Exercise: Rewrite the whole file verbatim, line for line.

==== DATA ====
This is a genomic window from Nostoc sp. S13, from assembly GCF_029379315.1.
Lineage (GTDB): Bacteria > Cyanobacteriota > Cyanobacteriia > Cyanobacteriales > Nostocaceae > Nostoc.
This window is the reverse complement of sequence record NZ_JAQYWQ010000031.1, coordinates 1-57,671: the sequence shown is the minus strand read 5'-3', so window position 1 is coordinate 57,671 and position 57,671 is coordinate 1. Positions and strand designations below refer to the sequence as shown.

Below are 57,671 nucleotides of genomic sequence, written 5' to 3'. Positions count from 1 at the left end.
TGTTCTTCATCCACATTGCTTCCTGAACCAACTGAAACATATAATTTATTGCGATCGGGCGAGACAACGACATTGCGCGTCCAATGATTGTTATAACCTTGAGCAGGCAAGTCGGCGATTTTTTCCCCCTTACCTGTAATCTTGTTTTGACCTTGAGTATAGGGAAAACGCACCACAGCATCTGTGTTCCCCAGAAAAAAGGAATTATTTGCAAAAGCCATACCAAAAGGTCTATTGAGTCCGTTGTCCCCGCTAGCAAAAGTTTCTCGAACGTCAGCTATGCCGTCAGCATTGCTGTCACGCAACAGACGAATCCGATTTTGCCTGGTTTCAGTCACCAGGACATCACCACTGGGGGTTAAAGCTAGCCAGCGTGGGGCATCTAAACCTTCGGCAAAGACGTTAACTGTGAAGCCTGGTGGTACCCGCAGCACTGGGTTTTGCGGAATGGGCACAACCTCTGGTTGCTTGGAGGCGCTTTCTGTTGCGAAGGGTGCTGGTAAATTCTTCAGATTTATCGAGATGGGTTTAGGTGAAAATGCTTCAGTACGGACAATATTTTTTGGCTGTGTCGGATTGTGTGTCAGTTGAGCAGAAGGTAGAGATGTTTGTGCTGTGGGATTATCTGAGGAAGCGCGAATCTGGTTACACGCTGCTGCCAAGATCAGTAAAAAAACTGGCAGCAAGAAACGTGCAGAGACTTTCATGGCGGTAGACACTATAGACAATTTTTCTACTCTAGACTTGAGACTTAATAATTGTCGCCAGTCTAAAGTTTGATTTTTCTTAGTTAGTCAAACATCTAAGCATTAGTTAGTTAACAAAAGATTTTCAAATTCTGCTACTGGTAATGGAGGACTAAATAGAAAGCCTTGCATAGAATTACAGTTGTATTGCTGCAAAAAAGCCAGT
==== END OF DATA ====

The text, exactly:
This is a genomic window from Nostoc sp. S13, from assembly GCF_029379315.1.
Lineage (GTDB): Bacteria > Cyanobacteriota > Cyanobacteriia > Cyanobacteriales > Nostocaceae > Nostoc.
This window is the reverse complement of sequence record NZ_JAQYWQ010000031.1, coordinates 1-57,671: the sequence shown is the minus strand read 5'-3', so window position 1 is coordinate 57,671 and position 57,671 is coordinate 1. Positions and strand designations below refer to the sequence as shown.

Below are 57,671 nucleotides of genomic sequence, written 5' to 3'. Positions count from 1 at the left end.
TGTTCTTCATCCACATTGCTTCCTGAACCAACTGAAACATATAATTTATTGCGATCGGGCGAGACAACGACATTGCGCGTCCAATGATTGTTATAACCTTGAGCAGGCAAGTCGGCGATTTTTTCCCCCTTACCTGTAATCTTGTTTTGACCTTGAGTATAGGGAAAACGCACCACAGCATCTGTGTTCCCCAGAAAAAAGGAATTATTTGCAAAAGCCATACCAAAAGGTCTATTGAGTCCGTTGTCCCCGCTAGCAAAAGTTTCTCGAACGTCAGCTATGCCGTCAGCATTGCTGTCACGCAACAGACGAATCCGATTTTGCCTGGTTTCAGTCACCAGGACATCACCACTGGGGGTTAAAGCTAGCCAGCGTGGGGCATCTAAACCTTCGGCAAAGACGTTAACTGTGAAGCCTGGTGGTACCCGCAGCACTGGGTTTTGCGGAATGGGCACAACCTCTGGTTGCTTGGAGGCGCTTTCTGTTGCGAAGGGTGCTGGTAAATTCTTCAGATTTATCGAGATGGGTTTAGGTGAAAATGCTTCAGTACGGACAATATTTTTTGGCTGTGTCGGATTGTGTGTCAGTTGAGCAGAAGGTAGAGATGTTTGTGCTGTGGGATTATCTGAGGAAGCGCGAATCTGGTTACACGCTGCTGCCAAGATCAGTAAAAAAACTGGCAGCAAGAAACGTGCAGAGACTTTCATGGCGGTAGACACTATAGACAATTTTTCTACTCTAGACTTGAGACTTAATAATTGTCGCCAGTCTAAAGTTTGATTTTTCTTAGTTAGTCAAACATCTAAGCATTAGTTAGTTAACAAAAGATTTTCAAATTCTGCTACTGGTAATGGAGGACTAAATAGAAAGCCTTGCATAGAATTACAGTTGTATTGCTGCAAAAAAGCCAGT